6. Frederickson, C. J., Klitenick, M. A., Manton, W. I., & Kirkpatrick, J. B. (1983). Cytoarchitectonic distribution of zinc in the hippocampus of man and the rat. Brain research, 273(2), 335-339.
      7. Boroujeni, S. T., Naghdi, N., Shahbazi, M., Farrokhi, A., Bagherzadeh, F., Kazemnejad, A., & Javadian, M. (2009). The effect of severe zinc deficiency and zinc supplement on spatial learning and memory. Biological trace element research, 130(1), 48-61.
      8. Klein, A. B., Williamson, R., Santini, M. A., Clemmensen, C., Ettrup, A., Rios, M., ... & Aznar, S. (2011). Blood BDNF concentrations reflect brain-tissue BDNF levels across species. International Journal of Neuropsychopharmacology, 14(3), 347-353.
      9. Leal, G., Comprido, D., & Duarte, C. B. (2014). BDNF-induced local protein synthesis and synaptic plasticity. Neuropharmacology, 76, 639-656.
      10. Mizuno, M., Yamada, K., He, J., Nakajima, A., & Nabeshima, T. (2003). Involvement of BDNF receptor TrkB in spatial memory formation. Learning & memory, 10(2), 108-115.
      11. Corona, C., Masciopinto, F., Silvestri, E., Del Viscovo, A., Lattanzio, R., La Sorda, R., ... & Sensi, S. L. (2010). Dietary zinc supplementation of 3xTg-AD mice increases BDNF levels and prevents cognitive deficits as well as mitochondrial dysfunction. Cell death & disease, 1(10), e91.
      12. Corona, C., Masciopinto, F., Silvestri, E., Del Viscovo, A., Lattanzio, R., La Sorda, R., ... & Sensi, S. L. (2010). Dietary zinc supplementation of 3xTg-AD mice increases BDNF levels and prevents cognitive deficits as well as mitochondrial dysfunction. Cell death & disease, 1(10), e91.
      13. Maes, M., Vandoolaeghe, E., Neels, H., Demedts, P., Wauters, A., Meltzer, H. Y., ... & Desnyder, R. (1997). Lower serum zinc in major depression is a sensitive marker of treatment resistance and of the immune/inflammatory response in that illness. Biological psychiatry, 42(5), 349-358.
      14. Maes, M., D'haese, P. C., Scharpé, S., D'Hondt, P., Cosyns, P., & De Broe, M. E. (1994). Hypozincemia in depression. Journal of Affective Disorders, 31(2), 135-140.
      15. Amani, R., Saeidi, S., Nazari, Z., & Nematpour, S. (2010). Correlation between dietary zinc intakes and its serum levels with depression scales in young female students. Biological trace element research, 137(2), 150-158.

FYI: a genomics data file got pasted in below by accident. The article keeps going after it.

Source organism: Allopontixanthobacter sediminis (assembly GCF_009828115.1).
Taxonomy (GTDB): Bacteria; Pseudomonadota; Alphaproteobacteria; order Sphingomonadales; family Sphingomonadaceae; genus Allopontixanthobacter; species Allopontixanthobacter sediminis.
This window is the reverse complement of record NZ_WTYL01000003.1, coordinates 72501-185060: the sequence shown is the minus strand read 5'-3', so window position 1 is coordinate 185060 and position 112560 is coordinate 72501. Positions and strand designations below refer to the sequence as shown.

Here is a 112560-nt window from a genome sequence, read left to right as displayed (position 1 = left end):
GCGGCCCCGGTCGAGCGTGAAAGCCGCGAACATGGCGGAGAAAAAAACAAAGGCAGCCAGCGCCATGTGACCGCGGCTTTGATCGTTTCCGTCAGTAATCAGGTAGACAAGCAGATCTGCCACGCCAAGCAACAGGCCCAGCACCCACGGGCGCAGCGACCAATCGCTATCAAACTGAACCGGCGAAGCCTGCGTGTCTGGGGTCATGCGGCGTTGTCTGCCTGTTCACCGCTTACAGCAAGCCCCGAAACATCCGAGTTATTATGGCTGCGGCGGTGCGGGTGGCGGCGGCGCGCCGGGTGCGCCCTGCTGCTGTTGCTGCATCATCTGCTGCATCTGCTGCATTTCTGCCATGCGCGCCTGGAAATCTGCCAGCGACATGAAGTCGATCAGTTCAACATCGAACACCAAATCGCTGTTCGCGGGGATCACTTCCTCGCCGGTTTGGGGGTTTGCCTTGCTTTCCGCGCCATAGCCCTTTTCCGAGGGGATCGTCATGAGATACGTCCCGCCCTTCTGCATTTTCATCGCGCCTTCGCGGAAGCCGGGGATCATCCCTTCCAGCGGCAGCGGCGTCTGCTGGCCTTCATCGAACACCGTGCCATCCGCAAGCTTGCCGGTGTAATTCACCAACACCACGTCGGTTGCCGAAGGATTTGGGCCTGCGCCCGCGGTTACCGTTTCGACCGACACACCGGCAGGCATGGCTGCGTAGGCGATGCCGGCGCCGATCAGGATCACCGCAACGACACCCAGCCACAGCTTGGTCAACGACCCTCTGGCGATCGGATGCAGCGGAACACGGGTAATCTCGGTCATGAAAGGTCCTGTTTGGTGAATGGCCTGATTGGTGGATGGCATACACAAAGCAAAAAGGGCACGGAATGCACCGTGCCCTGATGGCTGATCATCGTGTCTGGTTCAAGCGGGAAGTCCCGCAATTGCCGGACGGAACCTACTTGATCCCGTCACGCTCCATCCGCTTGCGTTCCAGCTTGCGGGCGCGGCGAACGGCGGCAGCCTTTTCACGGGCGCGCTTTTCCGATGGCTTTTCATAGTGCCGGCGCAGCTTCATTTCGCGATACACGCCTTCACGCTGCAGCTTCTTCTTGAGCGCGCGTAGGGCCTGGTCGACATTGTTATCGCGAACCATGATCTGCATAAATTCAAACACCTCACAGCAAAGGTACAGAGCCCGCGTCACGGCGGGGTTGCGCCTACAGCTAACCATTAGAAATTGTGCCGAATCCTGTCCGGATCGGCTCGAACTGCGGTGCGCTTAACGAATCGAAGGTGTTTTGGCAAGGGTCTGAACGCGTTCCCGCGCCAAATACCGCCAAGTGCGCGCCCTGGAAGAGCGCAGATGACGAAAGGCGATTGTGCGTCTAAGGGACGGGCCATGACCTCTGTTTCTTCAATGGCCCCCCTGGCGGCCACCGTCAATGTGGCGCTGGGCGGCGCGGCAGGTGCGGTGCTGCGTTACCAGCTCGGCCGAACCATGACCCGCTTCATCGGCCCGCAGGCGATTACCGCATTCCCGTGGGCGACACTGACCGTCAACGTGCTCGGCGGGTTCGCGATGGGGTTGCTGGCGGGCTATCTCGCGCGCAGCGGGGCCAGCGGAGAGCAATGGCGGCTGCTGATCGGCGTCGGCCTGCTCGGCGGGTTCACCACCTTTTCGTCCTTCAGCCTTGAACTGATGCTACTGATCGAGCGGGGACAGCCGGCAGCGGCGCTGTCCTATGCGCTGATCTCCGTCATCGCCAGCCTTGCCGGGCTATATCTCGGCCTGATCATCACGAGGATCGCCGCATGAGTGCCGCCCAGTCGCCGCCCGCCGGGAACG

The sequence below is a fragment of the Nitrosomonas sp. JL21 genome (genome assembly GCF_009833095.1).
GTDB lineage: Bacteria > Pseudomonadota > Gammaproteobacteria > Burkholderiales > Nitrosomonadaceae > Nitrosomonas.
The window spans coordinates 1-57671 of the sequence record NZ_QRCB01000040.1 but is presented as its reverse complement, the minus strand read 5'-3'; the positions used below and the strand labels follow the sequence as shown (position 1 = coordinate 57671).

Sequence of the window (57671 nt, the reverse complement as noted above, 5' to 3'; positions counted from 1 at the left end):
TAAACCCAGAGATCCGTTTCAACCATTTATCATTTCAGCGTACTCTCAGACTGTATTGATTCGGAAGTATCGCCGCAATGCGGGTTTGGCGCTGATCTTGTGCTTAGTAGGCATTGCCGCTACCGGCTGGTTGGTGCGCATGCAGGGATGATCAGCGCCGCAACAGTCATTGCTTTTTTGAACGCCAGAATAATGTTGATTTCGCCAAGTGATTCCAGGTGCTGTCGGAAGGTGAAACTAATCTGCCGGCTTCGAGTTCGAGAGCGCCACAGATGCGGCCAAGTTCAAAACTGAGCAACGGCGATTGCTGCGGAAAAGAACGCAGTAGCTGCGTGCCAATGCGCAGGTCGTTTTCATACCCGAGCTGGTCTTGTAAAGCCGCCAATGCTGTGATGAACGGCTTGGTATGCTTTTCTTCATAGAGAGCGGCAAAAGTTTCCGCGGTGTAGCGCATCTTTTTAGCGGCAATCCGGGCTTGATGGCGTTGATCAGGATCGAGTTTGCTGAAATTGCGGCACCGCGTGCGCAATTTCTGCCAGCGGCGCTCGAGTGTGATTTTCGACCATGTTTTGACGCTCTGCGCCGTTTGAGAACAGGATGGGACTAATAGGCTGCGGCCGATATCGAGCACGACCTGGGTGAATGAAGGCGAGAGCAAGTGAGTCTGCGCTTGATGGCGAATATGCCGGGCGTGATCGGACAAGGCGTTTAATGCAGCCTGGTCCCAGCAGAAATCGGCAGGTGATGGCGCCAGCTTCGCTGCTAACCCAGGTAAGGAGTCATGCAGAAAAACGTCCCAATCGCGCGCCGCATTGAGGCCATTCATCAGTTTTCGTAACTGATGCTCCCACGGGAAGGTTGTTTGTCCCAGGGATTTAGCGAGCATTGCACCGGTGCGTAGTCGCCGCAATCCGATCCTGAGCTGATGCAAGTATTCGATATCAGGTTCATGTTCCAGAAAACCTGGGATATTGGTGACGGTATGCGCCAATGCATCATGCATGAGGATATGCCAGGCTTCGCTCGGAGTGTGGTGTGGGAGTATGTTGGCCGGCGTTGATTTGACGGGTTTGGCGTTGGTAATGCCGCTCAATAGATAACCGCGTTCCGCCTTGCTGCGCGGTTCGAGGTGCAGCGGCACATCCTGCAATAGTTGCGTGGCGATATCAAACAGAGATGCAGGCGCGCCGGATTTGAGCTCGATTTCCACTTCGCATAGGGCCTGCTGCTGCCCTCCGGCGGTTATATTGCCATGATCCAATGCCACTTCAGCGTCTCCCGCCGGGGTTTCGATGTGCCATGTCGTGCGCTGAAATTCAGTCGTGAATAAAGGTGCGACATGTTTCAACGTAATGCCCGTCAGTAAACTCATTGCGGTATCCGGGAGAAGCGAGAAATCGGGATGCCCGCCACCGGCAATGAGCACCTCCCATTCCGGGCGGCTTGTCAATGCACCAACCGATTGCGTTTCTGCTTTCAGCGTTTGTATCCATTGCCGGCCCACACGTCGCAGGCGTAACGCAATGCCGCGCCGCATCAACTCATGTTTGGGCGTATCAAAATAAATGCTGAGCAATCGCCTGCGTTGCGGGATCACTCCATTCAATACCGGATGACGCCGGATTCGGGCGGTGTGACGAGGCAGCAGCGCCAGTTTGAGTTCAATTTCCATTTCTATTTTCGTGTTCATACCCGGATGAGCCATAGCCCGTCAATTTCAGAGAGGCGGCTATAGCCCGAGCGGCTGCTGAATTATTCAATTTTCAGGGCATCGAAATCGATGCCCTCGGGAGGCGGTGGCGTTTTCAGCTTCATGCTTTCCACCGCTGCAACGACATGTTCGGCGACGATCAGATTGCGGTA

16. Siwek, M., Dudek, D., Paul, I. A., Sowa-Kućma, M., Zięba, A., Popik, P., ... & Nowak, G. (2009). Zinc supplementation augments efficacy of imipramine in treatment resistant patients: a double blind, placebo-controlled study. Journal of affective disorders, 118(1), 187-195.
      17. Sawada, T., & Yokoi, K. (2010). Effect of zinc supplementation on mood states in young women: a pilot study. European journal of clinical nutrition, 64(3), 331-333.
      18. Solati, Z., Jazayeri, S., Tehrani-Doost, M., Mahmoodianfard, S., & Gohari, M. R. (2015). Zinc monotherapy increases serum brain-derived neurotrophic factor (BDNF) levels and decreases depressive symptoms in overweight or obese subjects: a double-blind, randomized, placebo-controlled trial. Nutritional neuroscience, 18(4), 162-168.
      19. Tamano, H., Kan, F., Kawamura, M., Oku, N., & Takeda, A. (2009). Behavior in the forced swim test and neurochemical changes in the hippocampus in young rats after 2-week zinc deprivation. Neurochemistry international, 55(7), 536-541.
      20. Watanabe, M., Tamano, H., Kikuchi, T., & Takeda, A. (2010). Susceptibility to stress in young rats after 2-week zinc deprivation. Neurochemistry international, 56(3), 410-416.
      21. Ilouz, R., Kaidanovich, O., Gurwitz, D., & Eldar-Finkelman, H. (2002). Inhibition of glycogen synthase kinase-3β by bivalent zinc ions: insight into the insulin-mimetic action of zinc. Biochemical and biophysical research communications, 295(1), 102-106.
      22. Gould, T. D., Picchini, A. M., Einat, H., & Manji, H. K. (2006). Targeting glycogen synthase kinase-3 in the CNS: implications for the development of new treatments for mood disorders. Current drug targets, 7(11), 1399-1409.
      23. Little, K. Y., Castellanos, X., Humphries, L. L., & Austin, J. (1989). Altered zinc metabolism in mood disorder patients. Biological psychiatry, 26(6), 646-648.